Posts Tagged ‘Family’

Whales and positive attitude

Thank you Alberto for recommending Ken Blanchard’s book “Whale done”. It is a very interesting perspective on what stimulates us to do the things others expect us to do. (Employees, kids, partners).

It starts from the whales training observation.

At Sea World, whales are trained to participate in shows, to jump out of the water when the trainer raises her hand. The question is: How can you train a killer whale? You can’t use punishment, do you? You can’t use constraint, can you? So, what do you use? That’s the beautiful part: See:

To start, trainers put a rope at half depth of the pool. Every time the whale swims above the rope, they give her a treat. When the whale swims beneath, they do nothing.

The whale is smart. One day she will understand when there is a treat and when there is none.

Day by day, they put the rope a little closer to the surface.

You got it? One day, the rope will be out of the water…. And the whale will jump!

OK, you reader, you don’t want to be a whale trainer. But this practice may interest you a lot. It is the perspective of paying attention to what is well (whale) done and not to what is done wrongly.

Can you imagine for a moment how would your work life and your home life be if everybody around was celebrating the good things and even the smallest improvement?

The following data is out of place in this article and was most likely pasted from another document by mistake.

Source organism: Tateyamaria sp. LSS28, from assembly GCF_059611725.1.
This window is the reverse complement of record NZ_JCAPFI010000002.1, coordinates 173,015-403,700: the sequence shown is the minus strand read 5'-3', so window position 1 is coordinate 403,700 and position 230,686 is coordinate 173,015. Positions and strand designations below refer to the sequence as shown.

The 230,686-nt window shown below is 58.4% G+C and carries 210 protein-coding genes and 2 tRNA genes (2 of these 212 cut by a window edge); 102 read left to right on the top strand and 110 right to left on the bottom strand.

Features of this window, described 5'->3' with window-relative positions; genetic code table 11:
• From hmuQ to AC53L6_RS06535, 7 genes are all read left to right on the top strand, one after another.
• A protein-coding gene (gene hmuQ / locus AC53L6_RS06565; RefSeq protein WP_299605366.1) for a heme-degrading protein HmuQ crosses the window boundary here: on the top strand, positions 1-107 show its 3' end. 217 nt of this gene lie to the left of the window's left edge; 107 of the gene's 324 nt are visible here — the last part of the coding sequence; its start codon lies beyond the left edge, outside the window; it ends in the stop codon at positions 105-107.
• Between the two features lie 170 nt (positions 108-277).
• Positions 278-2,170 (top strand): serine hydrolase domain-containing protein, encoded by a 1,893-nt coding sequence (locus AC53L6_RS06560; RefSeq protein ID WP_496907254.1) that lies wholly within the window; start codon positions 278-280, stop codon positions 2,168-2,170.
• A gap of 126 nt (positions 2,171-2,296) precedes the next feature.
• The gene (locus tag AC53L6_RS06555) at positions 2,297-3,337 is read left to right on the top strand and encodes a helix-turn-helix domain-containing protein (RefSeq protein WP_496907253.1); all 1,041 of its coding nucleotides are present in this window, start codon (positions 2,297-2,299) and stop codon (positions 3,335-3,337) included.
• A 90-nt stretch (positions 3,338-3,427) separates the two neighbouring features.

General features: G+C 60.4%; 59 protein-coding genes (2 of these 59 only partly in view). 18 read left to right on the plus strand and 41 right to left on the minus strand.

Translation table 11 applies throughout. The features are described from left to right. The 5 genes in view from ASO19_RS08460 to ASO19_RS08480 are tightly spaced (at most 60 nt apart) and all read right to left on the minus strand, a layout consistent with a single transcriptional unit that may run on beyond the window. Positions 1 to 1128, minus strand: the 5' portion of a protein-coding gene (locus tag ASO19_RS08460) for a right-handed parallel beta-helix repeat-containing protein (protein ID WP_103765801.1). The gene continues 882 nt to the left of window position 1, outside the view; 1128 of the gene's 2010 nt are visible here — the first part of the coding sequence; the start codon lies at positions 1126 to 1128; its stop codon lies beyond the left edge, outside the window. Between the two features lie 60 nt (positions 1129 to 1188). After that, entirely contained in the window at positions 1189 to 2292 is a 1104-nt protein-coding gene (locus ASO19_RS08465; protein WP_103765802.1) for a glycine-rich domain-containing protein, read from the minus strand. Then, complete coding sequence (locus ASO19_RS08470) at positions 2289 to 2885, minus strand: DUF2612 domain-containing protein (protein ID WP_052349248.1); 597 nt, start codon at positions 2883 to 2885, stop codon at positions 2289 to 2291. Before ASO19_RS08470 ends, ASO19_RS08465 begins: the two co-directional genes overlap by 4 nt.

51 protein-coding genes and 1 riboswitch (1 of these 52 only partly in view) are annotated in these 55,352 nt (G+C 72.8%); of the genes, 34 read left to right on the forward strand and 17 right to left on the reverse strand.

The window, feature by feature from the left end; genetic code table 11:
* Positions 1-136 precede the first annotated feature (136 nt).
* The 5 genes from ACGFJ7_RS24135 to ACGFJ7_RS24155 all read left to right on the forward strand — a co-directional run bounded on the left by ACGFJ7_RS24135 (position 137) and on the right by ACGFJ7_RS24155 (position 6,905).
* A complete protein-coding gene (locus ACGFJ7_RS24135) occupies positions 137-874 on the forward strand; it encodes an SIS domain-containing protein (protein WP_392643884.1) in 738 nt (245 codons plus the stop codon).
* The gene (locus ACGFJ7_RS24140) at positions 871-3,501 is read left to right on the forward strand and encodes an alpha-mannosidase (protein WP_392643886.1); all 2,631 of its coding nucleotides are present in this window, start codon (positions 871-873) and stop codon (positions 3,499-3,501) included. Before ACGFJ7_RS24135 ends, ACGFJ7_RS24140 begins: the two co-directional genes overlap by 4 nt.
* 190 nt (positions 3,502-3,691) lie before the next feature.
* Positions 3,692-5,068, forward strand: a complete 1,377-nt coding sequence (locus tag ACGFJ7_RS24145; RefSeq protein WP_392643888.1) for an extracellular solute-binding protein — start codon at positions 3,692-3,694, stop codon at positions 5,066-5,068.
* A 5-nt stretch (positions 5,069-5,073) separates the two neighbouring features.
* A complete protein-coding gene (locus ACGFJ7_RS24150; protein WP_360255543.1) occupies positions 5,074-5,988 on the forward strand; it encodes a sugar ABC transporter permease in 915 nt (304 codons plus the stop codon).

I think everybody will be motivated to do more, to be a team, to enjoy being together.

Others might think everything would go wrong because many of us think that if you don’t point out the things that don’t work, if you don’t threaten, people will not improve.

I believe this perspective of “whale done” can be very useful when people are trapped into negative attitude: complaining mother or despotic boss or over-demanding organizations where nothing is ever “good enough”.

I believe in the natural tendency of individuals to look for appreciation, to be happy with what they do and how they do it. (And, bottom line, that’s the kind of people you want around, don’t you? So that’s what you want to cultivate.)

I do believe this perspective can boost great results at work places and homes. You can read more:

About Ken Blanchard

To apply to parenting


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